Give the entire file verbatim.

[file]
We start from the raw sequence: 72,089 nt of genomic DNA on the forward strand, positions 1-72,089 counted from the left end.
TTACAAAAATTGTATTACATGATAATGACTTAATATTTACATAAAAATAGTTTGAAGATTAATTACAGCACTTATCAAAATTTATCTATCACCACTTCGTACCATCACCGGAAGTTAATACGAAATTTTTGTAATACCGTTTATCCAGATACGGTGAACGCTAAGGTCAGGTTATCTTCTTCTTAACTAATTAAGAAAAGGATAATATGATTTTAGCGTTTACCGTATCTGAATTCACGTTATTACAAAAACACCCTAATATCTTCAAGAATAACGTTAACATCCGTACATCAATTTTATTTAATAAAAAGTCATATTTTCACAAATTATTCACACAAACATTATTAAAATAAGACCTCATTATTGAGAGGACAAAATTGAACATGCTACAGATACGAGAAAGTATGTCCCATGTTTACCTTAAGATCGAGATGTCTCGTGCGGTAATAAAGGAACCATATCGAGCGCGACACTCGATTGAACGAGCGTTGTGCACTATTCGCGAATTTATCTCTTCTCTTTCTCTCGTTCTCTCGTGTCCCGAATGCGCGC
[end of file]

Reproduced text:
We start from the raw sequence: 72,089 nt of genomic DNA on the forward strand, positions 1-72,089 counted from the left end.
TTACAAAAATTGTATTACATGATAATGACTTAATATTTACATAAAAATAGTTTGAAGATTAATTACAGCACTTATCAAAATTTATCTATCACCACTTCGTACCATCACCGGAAGTTAATACGAAATTTTTGTAATACCGTTTATCCAGATACGGTGAACGCTAAGGTCAGGTTATCTTCTTCTTAACTAATTAAGAAAAGGATAATATGATTTTAGCGTTTACCGTATCTGAATTCACGTTATTACAAAAACACCCTAATATCTTCAAGAATAACGTTAACATCCGTACATCAATTTTATTTAATAAAAAGTCATATTTTCACAAATTATTCACACAAACATTATTAAAATAAGACCTCATTATTGAGAGGACAAAATTGAACATGCTACAGATACGAGAAAGTATGTCCCATGTTTACCTTAAGATCGAGATGTCTCGTGCGGTAATAAAGGAACCATATCGAGCGCGACACTCGATTGAACGAGCGTTGTGCACTATTCGCGAATTTATCTCTTCTCTTTCTCTCGTTCTCTCGTGTCCCGAATGCGCGC